Most of his encounters are low-key, and though we get allusions to dark things -- from loveless families to the slaughter in World War II -- all the darkness stays in the background. Alvin Straight's pilgrimage really is a straight story. His journey's a straight line. Lynch's story-telling is utterly straightforward, and the movie's values are so straight they could be embroidered on a needlepoint pillow.

At one point on the highway, Alvin meets a pregnant teenage girl who's fleeing her miserable home. He gives her food from his weenie roast and offers some words of advice.

(BEGIN AUDIO CLIP - "The Straight Story")

RICHARD FARNSWORTH: When my kids were real little, I used to play a game with them. I'd give each one of them a stick and one for each one of them. And I'd say, "You break that." Of course, they could real easy. Then I'd say, "Tie them sticks in a bundle, try to break that." Of course, they couldn't. Then I'd say, "That bundle, that's family."


POWERS: Because Lynch is one of the few filmmakers blessed with genius, "The Straight Story" is filled with nice things. There's Freddy Francis's (ph) gorgeous photography, which captures the light of my home state of Iowa better than ever before. There's a wonderfully intimate kitchen scene between a married couple who help Alvin. These are the most convincingly normal people Lynch has ever created.

And then there's the radiance of Farnsworth, who you may remember from the '80s Western "The Gray Fox." Farnsworth, frankly, doesn't look Iowan. He's got the deep blue eyes and the ravaged handsomeness of a cowboy, not a farmer. But his charisma holds the whole movie together.

It's always exciting when any artist risks something different, and this time out Lynch really has, abandoning his usual fascination with sex and violence to tackle a new subject, death. And because this is such a daring move, I wish I could say that "The Straight Story" was Lynch's version of, say, Flaubert's "A Simple Heart," in which that great French writer triumphantly abandoned his usual ironic complexity to write a direct, compassionate tale.

But frankly, Lynch makes "The Straight Story" too deliberately straight to be true. While I love the way he films the countryside, I don't like the way he mythologizes small towny-ness, leaving out the Wal-Marts and McDonald's that are now inescapable in the Iowa countryside.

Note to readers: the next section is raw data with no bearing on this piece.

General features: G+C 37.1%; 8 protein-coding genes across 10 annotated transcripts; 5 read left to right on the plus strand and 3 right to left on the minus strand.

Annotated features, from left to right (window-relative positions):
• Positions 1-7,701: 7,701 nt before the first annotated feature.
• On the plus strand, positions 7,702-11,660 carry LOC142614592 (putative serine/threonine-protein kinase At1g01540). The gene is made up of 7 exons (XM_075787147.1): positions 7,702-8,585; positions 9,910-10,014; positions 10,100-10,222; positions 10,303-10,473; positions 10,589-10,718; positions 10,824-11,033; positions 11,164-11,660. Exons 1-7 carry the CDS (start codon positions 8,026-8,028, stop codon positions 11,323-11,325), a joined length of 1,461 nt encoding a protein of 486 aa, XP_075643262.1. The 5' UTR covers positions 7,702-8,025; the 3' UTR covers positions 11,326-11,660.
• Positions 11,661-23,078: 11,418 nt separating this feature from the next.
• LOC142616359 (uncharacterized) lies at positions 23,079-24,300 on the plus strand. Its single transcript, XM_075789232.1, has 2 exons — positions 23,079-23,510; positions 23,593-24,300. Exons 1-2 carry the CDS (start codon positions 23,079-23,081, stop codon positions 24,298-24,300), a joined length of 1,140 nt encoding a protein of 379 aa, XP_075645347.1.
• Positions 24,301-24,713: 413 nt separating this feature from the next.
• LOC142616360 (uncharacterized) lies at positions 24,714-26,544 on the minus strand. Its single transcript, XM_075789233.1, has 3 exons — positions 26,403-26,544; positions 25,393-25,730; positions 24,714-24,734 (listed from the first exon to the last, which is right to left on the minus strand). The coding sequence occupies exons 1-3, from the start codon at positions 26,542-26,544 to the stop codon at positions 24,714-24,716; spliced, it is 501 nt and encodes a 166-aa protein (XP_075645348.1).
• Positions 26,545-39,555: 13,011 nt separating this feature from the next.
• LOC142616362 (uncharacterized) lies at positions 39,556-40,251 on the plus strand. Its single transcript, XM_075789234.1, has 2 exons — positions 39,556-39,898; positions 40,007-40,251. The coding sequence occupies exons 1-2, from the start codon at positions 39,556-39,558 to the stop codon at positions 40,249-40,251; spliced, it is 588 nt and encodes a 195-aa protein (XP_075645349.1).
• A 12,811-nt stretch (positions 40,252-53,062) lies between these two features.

And I don't like the movie's crackerbarrel philosophy. At one point, Alvin intones, "The worst part of being old is rememberin' when you was young." And what's annoying is that this line, like the story about the twigs we heard earlier, is being offered as a kind of ultimate wisdom.

Now, I'm not knocking family or reconciliation or plan talk, but Lynch presents them as easy ultimates. The movie's sun-dappled lightness comes a bit too cheaply from a man whose whole career has been ruled by the allure of the darkness.

Which isn't to say that the movie's insincere. On the contrary, this is a genuinely heartfelt work by an artist who's often mistakenly been thought to be some sort of subversive. In fact, Lynch was a big supporter of Ronald Reagan, whose "morning in America" campaign finds something of an echo in "The Straight Story," a movie that helps explain why Lynch has exercised such a hold on our national imagination. For while his obsessions are undeniably perverse, his values are as corny as the Iowa countryside.


GROSS: John Powers is film critic for "Vogue."

FRESH AIR's interviews and reviews are produced by Roberta Shorrock, Phyllis Myers (ph), Naomi Person (ph), Amy Sallett (ph) and Monique Nazareth.

I'm Terry Gross.

Dateline: Terry Gross, Philadelphia, PA
Guest: John Powers
High: Film critic John Powers reviews "The Straight Story," the latest film by acclaimed Director David Lynch.
Spec: Movie Industry; David Lynch; "The Straight Story"

Please note, this is not the final feed of record

Copy: Content and programming copyright 1999 WHYY, Inc. All rights reserved. Transcribed by FDCH, Inc. under license from WHYY, Inc. Formatting copyright 1999 FDCH, Inc. All rights reserved. No quotes from the materials contained herein may be used in any media without attribution to WHYY, Inc. This transcript may not be reproduced in whole or in part without prior written permission.
End-Story: "The Straight Story": A Review
Transcripts are created on a rush deadline, and accuracy and availability may vary. This text may not be in its final form and may be updated or revised in the future. Please be aware that the authoritative record of Fresh Air interviews and reviews are the audio recordings of each segment.